From Genesis to Revelation, the character of God is revealed regarding His fellowship with man. The will of God remains unchanging throughout the text despite His actions of wrath or grace. In the Old Testament, God is seen as being violent and vengeful towards the sinful actions of man. In the New Testament, He is often depicted as a merciful, generous, and loving God. However, a more in-depth analysis of His actions in both parts of the Bible shows that He is, in fact, unchanging in His communion with man. As such, there is a need to regard God as a being who is capable of carrying out various acts motivated by love, mercy, forgiveness, justice, and wrath. At the same time, it is also imperative to note that both the Old and New Testament reveal God as having the attributes above.


“The God of the Old Testament Vs. The God of New.” Focus on the Family, Last modified 2011.

Barrick, William D. “The Kingdom of God in The Old Testament”. The Master’s Seminary Journal 23, no. 2 (2012): 173–192.

Eichenwald, Kurt. “The Bible: So Misunderstood It’s a Sin”. Newsweek, Last modified 2014.

Fretheim, Terence E. “God and Violence in the Old Testament.” Word & World 24, no. 1 (2014): 18-28.

Liefeld, Walter L. “Unity and Diversity in the Two Testaments,” Christian Brethren Review 31, no. 32 (1982):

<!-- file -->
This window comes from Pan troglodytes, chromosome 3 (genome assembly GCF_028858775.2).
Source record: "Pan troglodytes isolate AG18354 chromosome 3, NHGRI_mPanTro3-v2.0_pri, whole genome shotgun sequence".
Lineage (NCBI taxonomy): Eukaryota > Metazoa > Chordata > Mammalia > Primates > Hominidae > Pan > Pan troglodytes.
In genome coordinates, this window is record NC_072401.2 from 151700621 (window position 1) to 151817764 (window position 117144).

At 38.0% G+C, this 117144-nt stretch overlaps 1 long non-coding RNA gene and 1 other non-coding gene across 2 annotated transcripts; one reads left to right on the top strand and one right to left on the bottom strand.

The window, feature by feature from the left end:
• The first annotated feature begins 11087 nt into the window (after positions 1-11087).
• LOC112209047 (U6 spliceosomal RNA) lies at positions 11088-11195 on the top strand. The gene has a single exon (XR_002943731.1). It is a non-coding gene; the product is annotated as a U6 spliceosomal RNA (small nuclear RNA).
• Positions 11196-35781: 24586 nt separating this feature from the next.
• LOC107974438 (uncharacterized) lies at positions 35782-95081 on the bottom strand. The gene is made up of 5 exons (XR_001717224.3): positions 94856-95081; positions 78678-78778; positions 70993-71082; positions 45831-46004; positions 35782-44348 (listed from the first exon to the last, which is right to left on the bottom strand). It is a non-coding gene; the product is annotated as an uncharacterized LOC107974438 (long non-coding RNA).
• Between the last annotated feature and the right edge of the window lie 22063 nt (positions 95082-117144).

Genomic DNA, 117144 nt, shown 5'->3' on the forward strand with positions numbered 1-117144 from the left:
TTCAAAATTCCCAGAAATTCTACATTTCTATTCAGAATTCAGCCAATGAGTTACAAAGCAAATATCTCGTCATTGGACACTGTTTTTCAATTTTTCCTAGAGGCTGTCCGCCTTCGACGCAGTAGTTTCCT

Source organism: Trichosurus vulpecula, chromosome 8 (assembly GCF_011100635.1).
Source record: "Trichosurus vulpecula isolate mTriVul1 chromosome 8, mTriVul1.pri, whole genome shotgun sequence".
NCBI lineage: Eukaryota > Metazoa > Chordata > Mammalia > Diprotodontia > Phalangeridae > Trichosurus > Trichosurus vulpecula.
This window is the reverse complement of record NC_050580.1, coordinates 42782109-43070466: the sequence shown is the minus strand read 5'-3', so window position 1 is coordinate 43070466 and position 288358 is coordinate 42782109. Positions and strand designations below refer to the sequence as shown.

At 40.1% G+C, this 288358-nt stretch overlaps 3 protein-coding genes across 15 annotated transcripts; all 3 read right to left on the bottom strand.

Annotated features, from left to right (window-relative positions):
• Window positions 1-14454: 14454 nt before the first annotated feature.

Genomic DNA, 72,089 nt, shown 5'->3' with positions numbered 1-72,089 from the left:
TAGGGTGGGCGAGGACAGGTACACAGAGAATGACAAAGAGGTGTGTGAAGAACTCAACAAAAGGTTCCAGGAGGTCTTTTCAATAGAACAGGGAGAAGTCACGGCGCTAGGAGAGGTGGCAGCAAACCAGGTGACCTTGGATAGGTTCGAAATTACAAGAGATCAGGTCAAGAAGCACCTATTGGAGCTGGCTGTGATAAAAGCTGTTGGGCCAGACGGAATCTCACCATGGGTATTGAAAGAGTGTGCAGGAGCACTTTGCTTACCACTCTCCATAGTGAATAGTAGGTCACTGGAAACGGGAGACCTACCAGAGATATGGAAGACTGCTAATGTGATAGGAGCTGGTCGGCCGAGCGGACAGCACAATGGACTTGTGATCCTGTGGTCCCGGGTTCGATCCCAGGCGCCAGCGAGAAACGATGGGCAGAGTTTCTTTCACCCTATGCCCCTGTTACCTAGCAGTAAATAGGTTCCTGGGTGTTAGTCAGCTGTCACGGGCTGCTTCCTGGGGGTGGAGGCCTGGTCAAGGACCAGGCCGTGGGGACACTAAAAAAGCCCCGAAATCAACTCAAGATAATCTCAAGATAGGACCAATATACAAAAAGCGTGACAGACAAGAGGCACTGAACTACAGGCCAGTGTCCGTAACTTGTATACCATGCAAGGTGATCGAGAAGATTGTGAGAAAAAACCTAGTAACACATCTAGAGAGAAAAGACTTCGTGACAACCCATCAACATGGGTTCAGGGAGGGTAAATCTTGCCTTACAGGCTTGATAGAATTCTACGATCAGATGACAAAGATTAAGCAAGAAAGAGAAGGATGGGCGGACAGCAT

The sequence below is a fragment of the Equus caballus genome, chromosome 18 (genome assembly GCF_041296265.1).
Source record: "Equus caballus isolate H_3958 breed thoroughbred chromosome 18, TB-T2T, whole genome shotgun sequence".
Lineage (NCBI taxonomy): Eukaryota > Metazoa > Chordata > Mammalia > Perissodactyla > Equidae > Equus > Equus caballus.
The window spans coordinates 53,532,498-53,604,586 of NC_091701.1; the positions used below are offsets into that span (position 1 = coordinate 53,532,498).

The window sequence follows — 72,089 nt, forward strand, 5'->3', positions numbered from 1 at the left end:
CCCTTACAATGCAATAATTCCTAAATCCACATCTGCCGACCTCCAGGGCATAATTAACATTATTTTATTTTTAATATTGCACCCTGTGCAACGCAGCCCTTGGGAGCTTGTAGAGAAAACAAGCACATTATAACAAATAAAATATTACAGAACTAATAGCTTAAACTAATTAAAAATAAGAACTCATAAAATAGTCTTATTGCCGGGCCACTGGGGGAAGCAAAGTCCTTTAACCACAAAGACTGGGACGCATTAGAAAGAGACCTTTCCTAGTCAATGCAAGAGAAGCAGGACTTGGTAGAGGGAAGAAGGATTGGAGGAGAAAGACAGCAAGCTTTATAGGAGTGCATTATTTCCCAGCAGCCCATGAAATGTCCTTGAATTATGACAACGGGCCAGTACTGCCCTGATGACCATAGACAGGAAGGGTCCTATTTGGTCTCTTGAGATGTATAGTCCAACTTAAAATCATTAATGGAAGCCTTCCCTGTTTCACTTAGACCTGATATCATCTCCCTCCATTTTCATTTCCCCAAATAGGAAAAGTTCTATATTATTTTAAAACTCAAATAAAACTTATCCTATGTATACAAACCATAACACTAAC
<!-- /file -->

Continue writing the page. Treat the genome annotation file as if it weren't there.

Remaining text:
Pelt, Miles. “The Old Testament God of Compassion and Mercy by Miles van Pelt.” Table talk Magazine. Last modified 2010.

Sandlin, Andrew P. “The Authority of the Old Testament.” Chalcedon.Edu, Last modified 1998.

Seibert, Eric A. “Recent Research on Divine Violence in the Old Testament (With Special Attention to Christian Theological Perspectives)”. Currents in Biblical Research 15, no. 1 (2016): 8-40. Doi: 10.1177/1476993×15600588.

Sommer, Joseph C. “Some Reasons Why Humanists Reject the Bible – American Humanist Association.” American Humanist Association, Last modified 2018.

[1] Andrew Sandlin, “The Authority of the Old Testament,” Chalcedon.Edu, Last modified 1998.

[2] Deut 30:19 (RSV).

[3] Joseph Sommer, “Some Reasons why Humanists Reject the Bible,”  American Humanist Association, 2018,

[4] Eric Seibert, “Recent Research on Divine Violence in The Old Testament (With Special Attention to Christian Theological Perspectives”, Currents in Biblical Research, 15, no. 1 (2016): 8-40,02 July 2018.

[5] Joshua 6:1 (RSV).

[6] Terence Fretheim, “God and Violence in the Old Testament,” Word & World 24, no. 1 (2014): 18-28.

[7] Miles Pelt, “The Old Testament God of Compassion and Mercy,” Table talk Magazine, 2010,

[8] John 3:16 (RSV).

[9] Luke 11:9, Mark 10:18 (RSV).

[10] Walter Liefield, “Unity and Diversity in the Two Testaments,” Christian Brethren Review, 1982,

[11] Kurt Eichenwald, “The Bible: So Misunderstood It’s a Sin”, Newsweek, Last modified 2014.

[12] William Barrick, “The Kingdom of God in the Old Testament,” The Master’s Seminary Journal 23, no. 2 (2012): 173–192.

[13] Rom 6:23 (RSV).